8. A vessel according to claim 7, in which the fit of said door to said vessel includes a circumferentially extending yieldable seal means carried by and projecting downwardly from said concave surface and compressed into sealing relation with said convex surface upon setting said clamp means.

9. A vessel according to claim 8, in which said seal means comprises spaced inner and outer rings of different seal materials, the inner ring being of insulating material to constitute a heat-barrier seal, and the outer ring being of rubber-like material to constitute a pressure seal against liquid egress.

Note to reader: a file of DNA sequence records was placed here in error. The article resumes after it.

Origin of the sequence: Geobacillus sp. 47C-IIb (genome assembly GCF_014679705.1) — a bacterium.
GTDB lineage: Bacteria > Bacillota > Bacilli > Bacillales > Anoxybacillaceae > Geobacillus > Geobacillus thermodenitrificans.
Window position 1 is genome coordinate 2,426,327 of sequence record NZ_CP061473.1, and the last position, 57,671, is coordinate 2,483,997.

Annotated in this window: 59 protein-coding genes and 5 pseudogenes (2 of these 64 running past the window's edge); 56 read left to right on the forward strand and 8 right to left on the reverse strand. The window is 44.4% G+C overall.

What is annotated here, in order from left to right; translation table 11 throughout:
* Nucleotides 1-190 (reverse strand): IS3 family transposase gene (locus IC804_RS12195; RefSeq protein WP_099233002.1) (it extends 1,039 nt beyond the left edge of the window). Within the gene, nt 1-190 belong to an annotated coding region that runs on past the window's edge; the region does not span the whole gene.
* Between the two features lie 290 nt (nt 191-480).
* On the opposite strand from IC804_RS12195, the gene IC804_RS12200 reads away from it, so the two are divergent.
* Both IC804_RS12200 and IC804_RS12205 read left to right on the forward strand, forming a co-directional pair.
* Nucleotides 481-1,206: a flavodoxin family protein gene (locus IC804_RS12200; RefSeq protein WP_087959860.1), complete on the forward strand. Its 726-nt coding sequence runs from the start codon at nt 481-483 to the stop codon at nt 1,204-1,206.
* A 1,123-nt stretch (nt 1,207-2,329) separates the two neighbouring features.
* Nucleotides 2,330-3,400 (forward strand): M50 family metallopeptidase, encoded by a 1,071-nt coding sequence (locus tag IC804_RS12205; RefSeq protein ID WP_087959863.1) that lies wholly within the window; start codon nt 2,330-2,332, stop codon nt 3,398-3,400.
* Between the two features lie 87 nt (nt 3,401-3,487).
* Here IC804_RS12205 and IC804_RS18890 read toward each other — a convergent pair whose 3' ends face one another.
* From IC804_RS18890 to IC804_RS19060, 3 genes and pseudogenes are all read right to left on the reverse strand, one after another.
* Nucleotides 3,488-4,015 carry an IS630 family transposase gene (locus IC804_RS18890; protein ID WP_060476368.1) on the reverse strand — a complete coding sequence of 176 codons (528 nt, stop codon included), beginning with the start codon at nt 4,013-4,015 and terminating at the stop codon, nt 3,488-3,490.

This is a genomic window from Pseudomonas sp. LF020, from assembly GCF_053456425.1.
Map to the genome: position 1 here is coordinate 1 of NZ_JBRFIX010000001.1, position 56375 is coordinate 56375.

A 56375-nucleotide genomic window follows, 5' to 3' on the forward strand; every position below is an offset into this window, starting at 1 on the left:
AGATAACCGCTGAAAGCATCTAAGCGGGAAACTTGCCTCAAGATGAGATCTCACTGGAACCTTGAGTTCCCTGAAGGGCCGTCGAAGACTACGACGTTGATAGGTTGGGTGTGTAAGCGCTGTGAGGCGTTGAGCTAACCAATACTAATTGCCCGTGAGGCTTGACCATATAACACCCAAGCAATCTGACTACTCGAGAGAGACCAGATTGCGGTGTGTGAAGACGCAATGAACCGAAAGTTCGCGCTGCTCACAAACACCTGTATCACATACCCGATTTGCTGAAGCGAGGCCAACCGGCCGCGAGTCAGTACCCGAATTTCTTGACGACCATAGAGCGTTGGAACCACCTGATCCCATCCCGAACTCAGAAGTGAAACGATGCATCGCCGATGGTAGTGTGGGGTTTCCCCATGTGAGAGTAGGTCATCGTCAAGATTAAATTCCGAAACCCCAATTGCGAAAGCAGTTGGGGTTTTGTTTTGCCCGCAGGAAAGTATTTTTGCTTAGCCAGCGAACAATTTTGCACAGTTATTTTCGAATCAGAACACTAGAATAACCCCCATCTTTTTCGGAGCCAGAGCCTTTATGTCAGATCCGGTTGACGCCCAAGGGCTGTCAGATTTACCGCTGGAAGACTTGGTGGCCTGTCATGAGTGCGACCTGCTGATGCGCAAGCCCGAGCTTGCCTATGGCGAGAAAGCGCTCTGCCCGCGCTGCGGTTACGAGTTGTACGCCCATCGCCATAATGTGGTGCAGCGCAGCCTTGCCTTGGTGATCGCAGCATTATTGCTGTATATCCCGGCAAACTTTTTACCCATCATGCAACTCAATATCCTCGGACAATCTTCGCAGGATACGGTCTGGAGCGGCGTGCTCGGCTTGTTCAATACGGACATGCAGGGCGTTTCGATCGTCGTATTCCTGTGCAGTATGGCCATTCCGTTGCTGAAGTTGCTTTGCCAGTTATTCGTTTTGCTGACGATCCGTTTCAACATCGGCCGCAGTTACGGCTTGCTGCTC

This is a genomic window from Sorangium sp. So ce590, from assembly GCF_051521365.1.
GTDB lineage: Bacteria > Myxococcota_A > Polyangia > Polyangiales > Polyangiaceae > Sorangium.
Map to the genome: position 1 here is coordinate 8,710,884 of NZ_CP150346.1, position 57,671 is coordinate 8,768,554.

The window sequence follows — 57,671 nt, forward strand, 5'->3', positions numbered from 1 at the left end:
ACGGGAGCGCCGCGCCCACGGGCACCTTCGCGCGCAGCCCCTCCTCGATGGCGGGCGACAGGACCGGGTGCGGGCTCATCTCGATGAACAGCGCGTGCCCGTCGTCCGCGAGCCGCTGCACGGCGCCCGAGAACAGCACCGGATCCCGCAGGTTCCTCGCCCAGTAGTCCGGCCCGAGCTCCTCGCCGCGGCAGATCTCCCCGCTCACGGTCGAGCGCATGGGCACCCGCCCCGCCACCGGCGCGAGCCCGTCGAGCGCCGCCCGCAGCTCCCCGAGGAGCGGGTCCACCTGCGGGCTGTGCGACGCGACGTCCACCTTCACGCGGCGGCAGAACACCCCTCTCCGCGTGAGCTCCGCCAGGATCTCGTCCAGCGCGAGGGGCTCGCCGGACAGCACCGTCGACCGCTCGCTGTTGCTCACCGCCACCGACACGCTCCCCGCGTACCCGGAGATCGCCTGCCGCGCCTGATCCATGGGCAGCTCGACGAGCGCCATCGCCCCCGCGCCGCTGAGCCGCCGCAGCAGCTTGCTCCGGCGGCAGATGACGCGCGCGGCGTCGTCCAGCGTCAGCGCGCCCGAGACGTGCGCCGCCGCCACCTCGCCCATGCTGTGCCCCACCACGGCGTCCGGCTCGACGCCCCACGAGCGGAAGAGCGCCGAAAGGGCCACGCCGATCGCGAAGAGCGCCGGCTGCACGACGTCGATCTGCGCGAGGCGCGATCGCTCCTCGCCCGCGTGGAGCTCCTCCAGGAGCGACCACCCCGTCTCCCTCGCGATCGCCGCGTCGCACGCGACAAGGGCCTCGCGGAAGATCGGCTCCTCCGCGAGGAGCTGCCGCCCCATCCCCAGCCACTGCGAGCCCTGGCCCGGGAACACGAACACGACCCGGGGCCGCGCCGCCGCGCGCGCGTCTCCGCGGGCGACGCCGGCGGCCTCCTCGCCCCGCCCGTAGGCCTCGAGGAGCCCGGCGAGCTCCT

10. In a reaction vessel of the character indicated, a cylindrical body on an upstanding elongated axis and having on said axis acircular opening at the bottom end, a door for removably closing said opening and comprising a generally conical disc of larger diameter than said opening and adapted to close the opening when the convex side thereof faces upwardly and projects into the inner volume of said vessel, the rim of the opening of said vessel being formed with a truncated generally conical concave surface of slope matching that of the convex side of said door, whereby the closure effected by said door is characterized by relatively wide circumferentially extending overlap of said concave surface with the convex side of said door, and releasable clamp means including parts carried by said body and by said door for removably securing said door in closed position, and release mechanism for dislodging said door from a stuck closed position, said mechanism comprising release parts carried by both said door and said body, and actuating means reacting between said release parts for applying a unidirectional torque to said door about the door axis.